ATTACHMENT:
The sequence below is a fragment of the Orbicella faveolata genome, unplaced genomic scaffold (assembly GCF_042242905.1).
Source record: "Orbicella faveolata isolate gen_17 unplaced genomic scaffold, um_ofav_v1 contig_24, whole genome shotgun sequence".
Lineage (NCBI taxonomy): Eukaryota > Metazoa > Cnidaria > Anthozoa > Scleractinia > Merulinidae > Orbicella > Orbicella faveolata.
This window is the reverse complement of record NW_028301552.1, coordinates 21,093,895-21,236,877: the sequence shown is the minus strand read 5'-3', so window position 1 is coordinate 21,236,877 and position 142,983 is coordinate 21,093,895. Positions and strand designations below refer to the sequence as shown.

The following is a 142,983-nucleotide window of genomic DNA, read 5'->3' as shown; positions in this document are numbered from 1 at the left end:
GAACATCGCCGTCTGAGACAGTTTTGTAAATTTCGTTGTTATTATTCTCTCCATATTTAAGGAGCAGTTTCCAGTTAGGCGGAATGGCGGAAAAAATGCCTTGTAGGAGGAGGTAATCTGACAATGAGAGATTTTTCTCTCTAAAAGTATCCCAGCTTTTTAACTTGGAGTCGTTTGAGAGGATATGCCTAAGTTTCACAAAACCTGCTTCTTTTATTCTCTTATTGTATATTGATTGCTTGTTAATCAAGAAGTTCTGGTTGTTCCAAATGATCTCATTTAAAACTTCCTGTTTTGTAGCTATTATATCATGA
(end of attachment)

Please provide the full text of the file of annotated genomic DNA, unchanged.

The sequence below is a fragment of the Orbicella faveolata genome, unplaced genomic scaffold (assembly GCF_042242905.1).
Source record: "Orbicella faveolata isolate gen_17 unplaced genomic scaffold, um_ofav_v1 contig_24, whole genome shotgun sequence".
Lineage (NCBI taxonomy): Eukaryota > Metazoa > Cnidaria > Anthozoa > Scleractinia > Merulinidae > Orbicella > Orbicella faveolata.
This window is the reverse complement of record NW_028301552.1, coordinates 21,093,895-21,236,877: the sequence shown is the minus strand read 5'-3', so window position 1 is coordinate 21,236,877 and position 142,983 is coordinate 21,093,895. Positions and strand designations below refer to the sequence as shown.

The following is a 142,983-nucleotide window of genomic DNA, read 5'->3' as shown; positions in this document are numbered from 1 at the left end:
GAACATCGCCGTCTGAGACAGTTTTGTAAATTTCGTTGTTATTATTCTCTCCATATTTAAGGAGCAGTTTCCAGTTAGGCGGAATGGCGGAAAAAATGCCTTGTAGGAGGAGGTAATCTGACAATGAGAGATTTTTCTCTCTAAAAGTATCCCAGCTTTTTAACTTGGAGTCGTTTGAGAGGATATGCCTAAGTTTCACAAAACCTGCTTCTTTTATTCTCTTATTGTATATTGATTGCTTGTTAATCAAGAAGTTCTGGTTGTTCCAAATGATCTCATTTAAAACTTCCTGTTTTGTAGCTATTATATCATGA